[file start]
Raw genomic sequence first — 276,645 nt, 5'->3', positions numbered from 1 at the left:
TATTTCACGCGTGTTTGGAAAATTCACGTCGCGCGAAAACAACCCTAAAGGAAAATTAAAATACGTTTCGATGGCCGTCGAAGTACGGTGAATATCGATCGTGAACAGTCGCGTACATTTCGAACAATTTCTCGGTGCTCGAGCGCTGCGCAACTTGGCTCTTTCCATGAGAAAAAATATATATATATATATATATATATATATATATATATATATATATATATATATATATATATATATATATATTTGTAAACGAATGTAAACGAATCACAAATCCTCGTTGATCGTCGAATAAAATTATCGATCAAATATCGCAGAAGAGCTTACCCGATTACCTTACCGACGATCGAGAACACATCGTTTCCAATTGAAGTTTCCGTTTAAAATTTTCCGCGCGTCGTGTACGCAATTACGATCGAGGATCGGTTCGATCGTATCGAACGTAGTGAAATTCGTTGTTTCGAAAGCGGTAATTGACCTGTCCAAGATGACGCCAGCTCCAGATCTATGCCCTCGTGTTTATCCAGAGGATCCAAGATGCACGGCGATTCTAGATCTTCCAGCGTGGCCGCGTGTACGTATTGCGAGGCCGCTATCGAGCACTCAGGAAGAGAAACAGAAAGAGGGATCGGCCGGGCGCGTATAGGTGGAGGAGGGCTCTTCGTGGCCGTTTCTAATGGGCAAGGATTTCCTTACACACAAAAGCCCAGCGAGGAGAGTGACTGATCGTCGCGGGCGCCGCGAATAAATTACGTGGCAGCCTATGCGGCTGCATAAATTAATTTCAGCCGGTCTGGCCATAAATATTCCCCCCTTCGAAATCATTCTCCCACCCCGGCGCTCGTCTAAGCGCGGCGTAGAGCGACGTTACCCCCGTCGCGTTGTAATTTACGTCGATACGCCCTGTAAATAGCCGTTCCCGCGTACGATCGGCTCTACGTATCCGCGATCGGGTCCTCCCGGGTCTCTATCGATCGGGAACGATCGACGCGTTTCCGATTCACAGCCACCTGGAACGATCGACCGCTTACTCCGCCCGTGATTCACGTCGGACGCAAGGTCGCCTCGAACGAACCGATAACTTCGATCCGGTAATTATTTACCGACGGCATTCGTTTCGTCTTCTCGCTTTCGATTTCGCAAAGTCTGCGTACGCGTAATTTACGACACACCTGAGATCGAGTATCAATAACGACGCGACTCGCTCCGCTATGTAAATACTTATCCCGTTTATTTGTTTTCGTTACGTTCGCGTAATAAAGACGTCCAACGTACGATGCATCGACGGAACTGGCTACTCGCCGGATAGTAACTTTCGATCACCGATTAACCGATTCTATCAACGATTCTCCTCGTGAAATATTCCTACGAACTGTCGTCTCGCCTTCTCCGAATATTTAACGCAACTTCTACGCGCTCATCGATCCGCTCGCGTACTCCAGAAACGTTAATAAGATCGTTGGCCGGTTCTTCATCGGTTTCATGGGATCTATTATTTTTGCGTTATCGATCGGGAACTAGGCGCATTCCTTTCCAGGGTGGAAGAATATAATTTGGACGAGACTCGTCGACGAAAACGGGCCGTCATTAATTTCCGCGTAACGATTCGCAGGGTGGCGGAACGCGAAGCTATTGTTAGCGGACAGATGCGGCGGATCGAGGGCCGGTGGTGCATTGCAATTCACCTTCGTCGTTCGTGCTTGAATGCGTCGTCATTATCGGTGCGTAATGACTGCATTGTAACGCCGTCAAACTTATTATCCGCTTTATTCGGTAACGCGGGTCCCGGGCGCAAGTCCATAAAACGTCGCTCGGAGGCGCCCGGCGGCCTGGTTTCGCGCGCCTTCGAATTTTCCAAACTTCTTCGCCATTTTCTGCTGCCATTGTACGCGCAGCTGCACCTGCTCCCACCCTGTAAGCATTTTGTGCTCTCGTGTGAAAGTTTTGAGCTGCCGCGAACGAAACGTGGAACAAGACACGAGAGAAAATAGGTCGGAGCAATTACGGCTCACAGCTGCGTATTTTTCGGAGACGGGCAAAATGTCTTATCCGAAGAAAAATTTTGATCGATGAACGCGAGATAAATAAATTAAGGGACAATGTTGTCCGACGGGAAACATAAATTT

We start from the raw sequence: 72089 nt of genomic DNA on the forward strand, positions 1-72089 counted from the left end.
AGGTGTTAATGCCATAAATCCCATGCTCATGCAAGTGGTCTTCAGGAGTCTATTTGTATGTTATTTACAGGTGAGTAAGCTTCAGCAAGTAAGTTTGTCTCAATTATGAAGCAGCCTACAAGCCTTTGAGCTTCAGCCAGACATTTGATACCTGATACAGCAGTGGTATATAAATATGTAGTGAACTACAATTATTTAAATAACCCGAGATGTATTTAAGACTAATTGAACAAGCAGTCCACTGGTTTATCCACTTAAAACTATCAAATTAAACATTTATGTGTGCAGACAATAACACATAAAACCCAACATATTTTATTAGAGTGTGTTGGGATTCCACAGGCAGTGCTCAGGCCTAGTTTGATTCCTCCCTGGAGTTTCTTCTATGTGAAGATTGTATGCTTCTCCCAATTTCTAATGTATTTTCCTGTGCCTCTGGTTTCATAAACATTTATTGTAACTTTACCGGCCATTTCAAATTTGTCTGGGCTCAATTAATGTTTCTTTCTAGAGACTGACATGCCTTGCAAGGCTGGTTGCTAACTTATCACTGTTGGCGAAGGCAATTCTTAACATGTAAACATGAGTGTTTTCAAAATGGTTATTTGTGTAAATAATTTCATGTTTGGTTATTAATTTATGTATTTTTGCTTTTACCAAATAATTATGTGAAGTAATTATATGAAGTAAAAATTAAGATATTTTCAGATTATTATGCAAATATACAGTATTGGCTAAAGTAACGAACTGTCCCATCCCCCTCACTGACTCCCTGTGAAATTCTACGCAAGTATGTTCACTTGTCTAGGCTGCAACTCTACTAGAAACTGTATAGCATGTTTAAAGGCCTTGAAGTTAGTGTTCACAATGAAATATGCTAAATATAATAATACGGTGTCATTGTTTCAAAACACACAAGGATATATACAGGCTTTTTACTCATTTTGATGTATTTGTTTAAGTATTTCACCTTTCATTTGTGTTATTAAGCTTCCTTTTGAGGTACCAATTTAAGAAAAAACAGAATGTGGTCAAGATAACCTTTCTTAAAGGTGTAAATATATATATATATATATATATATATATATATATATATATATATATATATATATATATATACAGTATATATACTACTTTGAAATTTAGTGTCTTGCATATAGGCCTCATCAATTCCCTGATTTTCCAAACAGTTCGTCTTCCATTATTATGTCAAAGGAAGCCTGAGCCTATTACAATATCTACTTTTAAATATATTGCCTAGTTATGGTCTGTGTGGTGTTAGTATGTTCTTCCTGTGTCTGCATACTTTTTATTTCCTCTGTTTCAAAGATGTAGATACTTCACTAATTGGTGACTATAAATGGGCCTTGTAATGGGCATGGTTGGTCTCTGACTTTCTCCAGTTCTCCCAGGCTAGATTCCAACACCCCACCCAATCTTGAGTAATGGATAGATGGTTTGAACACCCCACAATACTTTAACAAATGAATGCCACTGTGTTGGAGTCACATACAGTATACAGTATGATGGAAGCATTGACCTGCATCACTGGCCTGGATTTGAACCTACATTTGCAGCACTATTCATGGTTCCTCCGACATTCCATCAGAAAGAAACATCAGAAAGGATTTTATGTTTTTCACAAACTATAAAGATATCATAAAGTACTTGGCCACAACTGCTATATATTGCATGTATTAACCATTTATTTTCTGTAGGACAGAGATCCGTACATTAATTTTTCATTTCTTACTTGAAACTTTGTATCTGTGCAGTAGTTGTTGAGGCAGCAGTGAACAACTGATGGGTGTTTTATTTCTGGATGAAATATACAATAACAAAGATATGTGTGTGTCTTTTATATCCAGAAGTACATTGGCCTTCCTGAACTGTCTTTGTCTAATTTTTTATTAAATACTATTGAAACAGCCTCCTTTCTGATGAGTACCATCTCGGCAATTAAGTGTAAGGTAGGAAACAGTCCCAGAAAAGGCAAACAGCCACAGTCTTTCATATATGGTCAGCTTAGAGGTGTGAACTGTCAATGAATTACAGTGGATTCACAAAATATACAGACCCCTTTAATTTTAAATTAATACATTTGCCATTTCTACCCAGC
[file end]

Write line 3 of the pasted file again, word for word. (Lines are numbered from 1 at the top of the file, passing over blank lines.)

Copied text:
We start from the raw sequence: 72089 nt of genomic DNA on the forward strand, positions 1-72089 counted from the left end.